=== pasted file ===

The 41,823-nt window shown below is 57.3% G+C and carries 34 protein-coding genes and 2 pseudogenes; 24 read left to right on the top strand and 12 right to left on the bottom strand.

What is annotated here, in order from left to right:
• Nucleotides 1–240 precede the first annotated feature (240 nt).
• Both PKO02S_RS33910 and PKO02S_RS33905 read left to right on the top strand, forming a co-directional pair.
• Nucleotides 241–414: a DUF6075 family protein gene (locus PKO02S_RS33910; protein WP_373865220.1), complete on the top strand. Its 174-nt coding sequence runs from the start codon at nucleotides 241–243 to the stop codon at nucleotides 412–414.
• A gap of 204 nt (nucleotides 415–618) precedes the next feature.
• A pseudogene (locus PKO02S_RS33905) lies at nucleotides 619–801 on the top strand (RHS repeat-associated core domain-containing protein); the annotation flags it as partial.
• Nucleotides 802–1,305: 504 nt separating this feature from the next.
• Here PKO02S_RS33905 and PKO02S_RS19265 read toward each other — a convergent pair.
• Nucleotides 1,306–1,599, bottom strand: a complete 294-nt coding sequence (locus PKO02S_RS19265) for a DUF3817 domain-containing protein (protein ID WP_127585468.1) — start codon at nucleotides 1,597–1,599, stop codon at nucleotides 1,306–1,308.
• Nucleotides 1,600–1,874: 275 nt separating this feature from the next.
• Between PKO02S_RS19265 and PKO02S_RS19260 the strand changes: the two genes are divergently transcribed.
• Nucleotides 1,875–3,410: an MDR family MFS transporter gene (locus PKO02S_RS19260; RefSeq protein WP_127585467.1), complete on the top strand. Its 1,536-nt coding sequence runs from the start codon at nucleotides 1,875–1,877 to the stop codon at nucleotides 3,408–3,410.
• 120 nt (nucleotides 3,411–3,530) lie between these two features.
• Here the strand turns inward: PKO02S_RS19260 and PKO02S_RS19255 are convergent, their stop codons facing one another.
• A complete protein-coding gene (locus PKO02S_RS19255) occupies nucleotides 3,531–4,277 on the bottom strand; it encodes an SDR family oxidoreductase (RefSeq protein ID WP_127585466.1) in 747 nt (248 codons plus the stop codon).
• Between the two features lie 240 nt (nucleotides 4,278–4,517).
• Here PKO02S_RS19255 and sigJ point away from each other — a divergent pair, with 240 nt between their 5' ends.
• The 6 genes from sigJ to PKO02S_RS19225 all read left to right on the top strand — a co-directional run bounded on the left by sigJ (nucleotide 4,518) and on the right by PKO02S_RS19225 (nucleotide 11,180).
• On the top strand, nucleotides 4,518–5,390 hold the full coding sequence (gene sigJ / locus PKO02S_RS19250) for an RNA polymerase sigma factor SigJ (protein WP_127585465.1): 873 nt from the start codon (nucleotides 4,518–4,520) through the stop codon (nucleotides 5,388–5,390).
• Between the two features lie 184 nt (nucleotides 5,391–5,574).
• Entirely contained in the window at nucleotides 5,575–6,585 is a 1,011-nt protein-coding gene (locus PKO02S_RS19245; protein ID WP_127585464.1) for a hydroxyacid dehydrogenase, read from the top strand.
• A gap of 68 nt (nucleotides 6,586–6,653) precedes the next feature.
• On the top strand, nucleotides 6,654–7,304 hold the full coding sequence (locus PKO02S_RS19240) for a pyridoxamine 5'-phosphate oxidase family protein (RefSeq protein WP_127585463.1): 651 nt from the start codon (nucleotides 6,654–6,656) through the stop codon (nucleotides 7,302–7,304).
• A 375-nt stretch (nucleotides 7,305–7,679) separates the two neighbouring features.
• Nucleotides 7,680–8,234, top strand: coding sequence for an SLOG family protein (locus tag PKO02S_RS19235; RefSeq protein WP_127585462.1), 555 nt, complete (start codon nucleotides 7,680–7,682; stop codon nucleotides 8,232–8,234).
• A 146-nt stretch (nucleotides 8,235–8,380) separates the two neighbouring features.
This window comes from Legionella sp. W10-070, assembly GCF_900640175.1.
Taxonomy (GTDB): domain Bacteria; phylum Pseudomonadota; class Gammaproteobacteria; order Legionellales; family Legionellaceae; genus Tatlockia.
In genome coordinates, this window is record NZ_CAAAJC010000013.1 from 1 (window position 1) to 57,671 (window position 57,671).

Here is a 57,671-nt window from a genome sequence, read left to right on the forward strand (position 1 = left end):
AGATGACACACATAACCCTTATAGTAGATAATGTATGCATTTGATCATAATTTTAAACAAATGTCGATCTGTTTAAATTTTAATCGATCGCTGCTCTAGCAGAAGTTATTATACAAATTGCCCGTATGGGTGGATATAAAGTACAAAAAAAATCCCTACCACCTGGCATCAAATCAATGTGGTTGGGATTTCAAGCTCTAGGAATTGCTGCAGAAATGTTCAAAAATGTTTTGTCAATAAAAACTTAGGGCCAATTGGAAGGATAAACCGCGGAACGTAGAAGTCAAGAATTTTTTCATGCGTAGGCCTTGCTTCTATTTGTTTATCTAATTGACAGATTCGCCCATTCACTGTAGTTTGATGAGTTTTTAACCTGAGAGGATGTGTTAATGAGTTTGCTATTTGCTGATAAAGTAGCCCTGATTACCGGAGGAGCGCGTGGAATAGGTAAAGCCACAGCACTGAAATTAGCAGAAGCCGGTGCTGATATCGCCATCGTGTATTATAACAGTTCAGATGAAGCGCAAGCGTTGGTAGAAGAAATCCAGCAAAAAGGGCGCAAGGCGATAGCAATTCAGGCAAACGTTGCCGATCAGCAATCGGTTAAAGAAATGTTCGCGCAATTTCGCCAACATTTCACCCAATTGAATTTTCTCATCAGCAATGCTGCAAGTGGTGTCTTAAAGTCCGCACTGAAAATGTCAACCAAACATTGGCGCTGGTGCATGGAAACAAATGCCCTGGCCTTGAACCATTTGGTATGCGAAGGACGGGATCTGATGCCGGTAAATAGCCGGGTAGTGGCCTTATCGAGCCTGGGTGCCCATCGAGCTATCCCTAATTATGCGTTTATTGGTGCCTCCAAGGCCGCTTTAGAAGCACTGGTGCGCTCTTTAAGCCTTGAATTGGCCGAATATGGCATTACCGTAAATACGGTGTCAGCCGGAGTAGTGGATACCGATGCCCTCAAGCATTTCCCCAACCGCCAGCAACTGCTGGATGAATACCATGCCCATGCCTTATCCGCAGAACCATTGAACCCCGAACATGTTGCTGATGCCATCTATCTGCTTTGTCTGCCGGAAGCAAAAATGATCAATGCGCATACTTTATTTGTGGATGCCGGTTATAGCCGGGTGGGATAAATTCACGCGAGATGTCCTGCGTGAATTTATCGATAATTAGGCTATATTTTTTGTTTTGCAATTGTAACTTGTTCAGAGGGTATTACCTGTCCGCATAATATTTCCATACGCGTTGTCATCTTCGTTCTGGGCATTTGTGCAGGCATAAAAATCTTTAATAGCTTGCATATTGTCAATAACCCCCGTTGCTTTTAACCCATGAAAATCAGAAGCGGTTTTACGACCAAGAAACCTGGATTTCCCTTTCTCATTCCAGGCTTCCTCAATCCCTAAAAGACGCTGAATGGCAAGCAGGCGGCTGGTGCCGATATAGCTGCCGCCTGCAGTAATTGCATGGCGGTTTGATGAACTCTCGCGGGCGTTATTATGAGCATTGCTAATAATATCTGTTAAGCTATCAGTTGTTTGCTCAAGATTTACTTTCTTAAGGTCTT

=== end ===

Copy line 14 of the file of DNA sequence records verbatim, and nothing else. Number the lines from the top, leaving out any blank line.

• 120 nt (nucleotides 3,411–3,530) lie between these two features.